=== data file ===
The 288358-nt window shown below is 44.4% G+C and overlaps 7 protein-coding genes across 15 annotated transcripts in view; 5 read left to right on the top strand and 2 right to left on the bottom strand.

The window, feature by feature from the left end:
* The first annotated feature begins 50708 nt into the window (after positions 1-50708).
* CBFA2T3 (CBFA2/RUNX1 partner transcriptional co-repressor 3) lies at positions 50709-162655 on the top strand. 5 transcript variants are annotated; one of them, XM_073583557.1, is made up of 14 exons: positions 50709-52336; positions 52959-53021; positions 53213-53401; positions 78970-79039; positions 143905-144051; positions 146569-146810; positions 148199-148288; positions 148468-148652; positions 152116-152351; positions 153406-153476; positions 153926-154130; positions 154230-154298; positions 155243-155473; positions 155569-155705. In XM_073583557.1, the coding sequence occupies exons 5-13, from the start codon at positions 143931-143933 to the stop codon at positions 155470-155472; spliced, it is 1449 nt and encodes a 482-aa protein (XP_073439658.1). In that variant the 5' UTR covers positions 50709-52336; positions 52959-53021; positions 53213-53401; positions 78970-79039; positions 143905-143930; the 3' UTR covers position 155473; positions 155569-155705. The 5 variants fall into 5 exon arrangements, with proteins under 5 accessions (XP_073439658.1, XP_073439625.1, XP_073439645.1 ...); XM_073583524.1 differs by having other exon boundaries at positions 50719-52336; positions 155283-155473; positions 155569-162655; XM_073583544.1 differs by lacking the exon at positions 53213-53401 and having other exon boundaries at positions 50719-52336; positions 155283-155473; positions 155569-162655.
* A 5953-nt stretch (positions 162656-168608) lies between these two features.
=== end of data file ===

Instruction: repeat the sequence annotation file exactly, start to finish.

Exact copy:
The 288358-nt window shown below is 44.4% G+C and overlaps 7 protein-coding genes across 15 annotated transcripts in view; 5 read left to right on the top strand and 2 right to left on the bottom strand.

The window, feature by feature from the left end:
* The first annotated feature begins 50708 nt into the window (after positions 1-50708).
* CBFA2T3 (CBFA2/RUNX1 partner transcriptional co-repressor 3) lies at positions 50709-162655 on the top strand. 5 transcript variants are annotated; one of them, XM_073583557.1, is made up of 14 exons: positions 50709-52336; positions 52959-53021; positions 53213-53401; positions 78970-79039; positions 143905-144051; positions 146569-146810; positions 148199-148288; positions 148468-148652; positions 152116-152351; positions 153406-153476; positions 153926-154130; positions 154230-154298; positions 155243-155473; positions 155569-155705. In XM_073583557.1, the coding sequence occupies exons 5-13, from the start codon at positions 143931-143933 to the stop codon at positions 155470-155472; spliced, it is 1449 nt and encodes a 482-aa protein (XP_073439658.1). In that variant the 5' UTR covers positions 50709-52336; positions 52959-53021; positions 53213-53401; positions 78970-79039; positions 143905-143930; the 3' UTR covers position 155473; positions 155569-155705. The 5 variants fall into 5 exon arrangements, with proteins under 5 accessions (XP_073439658.1, XP_073439625.1, XP_073439645.1 ...); XM_073583524.1 differs by having other exon boundaries at positions 50719-52336; positions 155283-155473; positions 155569-162655; XM_073583544.1 differs by lacking the exon at positions 53213-53401 and having other exon boundaries at positions 50719-52336; positions 155283-155473; positions 155569-162655.
* A 5953-nt stretch (positions 162656-168608) lies between these two features.